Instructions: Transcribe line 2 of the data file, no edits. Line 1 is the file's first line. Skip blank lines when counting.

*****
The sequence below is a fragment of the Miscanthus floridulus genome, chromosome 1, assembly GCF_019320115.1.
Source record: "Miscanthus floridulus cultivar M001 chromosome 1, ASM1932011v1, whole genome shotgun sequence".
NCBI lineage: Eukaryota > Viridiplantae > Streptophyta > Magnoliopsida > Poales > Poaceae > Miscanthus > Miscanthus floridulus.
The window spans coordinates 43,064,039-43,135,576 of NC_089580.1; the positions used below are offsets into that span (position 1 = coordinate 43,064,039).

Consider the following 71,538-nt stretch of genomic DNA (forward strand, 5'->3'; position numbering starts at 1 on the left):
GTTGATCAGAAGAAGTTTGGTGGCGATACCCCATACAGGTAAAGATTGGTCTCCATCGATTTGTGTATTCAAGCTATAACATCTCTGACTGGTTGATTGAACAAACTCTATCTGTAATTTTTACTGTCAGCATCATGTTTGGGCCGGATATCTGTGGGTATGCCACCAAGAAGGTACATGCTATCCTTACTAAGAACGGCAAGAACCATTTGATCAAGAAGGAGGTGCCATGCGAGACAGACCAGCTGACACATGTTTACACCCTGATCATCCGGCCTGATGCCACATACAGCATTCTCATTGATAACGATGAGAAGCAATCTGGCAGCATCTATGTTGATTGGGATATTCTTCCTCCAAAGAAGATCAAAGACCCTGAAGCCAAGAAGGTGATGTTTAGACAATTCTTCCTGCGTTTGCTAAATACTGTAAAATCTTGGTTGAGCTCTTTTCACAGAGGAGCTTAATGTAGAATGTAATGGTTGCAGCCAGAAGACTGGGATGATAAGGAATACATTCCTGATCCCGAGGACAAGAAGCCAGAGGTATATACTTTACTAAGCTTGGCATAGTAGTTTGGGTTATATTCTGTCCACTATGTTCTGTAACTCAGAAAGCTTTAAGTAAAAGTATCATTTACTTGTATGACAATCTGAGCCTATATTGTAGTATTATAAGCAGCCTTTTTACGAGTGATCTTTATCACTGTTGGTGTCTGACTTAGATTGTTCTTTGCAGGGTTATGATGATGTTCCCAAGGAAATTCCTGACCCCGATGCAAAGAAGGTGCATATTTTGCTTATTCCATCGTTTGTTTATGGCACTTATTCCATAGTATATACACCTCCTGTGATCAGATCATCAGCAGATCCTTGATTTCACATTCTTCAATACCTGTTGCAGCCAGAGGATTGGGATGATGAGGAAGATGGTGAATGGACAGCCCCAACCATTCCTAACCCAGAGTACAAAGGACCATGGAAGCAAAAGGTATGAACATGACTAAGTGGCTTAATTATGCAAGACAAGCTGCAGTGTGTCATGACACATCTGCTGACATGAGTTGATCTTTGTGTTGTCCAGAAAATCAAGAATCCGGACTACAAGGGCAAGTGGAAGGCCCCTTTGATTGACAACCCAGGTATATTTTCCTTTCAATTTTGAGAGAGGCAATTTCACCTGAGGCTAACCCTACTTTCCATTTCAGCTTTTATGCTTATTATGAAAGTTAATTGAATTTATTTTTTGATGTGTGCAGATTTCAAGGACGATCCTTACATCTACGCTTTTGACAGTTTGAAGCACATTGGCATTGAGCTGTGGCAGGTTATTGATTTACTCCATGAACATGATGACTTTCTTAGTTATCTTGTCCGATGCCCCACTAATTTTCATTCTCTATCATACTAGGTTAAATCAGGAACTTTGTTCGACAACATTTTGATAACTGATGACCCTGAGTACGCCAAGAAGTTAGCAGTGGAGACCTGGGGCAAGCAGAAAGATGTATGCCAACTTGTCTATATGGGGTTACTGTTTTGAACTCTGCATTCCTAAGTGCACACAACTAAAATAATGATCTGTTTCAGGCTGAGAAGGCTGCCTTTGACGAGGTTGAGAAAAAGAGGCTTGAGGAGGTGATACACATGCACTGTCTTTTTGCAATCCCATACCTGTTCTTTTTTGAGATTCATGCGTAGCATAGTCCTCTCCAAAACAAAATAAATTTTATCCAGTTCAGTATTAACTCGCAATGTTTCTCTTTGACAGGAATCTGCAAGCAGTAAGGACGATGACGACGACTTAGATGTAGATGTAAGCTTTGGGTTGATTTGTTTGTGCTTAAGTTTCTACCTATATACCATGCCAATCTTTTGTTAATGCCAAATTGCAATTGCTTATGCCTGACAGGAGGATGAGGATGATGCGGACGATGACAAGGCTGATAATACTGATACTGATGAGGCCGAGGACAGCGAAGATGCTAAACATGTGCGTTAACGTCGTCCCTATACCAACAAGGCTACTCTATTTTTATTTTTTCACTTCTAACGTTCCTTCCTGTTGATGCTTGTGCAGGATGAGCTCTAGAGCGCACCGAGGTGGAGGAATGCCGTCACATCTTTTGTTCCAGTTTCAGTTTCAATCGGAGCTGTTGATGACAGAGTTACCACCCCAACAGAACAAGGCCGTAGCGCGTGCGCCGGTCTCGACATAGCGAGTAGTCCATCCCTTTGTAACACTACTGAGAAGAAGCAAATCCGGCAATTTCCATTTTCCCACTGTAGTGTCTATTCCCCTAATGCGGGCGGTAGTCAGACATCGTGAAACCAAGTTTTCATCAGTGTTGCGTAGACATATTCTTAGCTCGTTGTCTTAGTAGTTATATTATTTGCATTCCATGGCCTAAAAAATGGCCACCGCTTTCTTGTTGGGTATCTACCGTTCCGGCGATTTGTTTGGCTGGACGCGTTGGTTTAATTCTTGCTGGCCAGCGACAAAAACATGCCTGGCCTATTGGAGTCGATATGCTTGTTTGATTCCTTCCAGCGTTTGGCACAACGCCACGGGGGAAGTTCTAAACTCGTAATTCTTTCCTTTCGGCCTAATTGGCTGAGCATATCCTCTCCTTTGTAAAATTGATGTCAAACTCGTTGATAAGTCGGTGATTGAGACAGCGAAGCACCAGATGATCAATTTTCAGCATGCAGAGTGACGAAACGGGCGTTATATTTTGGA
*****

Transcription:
Source record: "Miscanthus floridulus cultivar M001 chromosome 1, ASM1932011v1, whole genome shotgun sequence".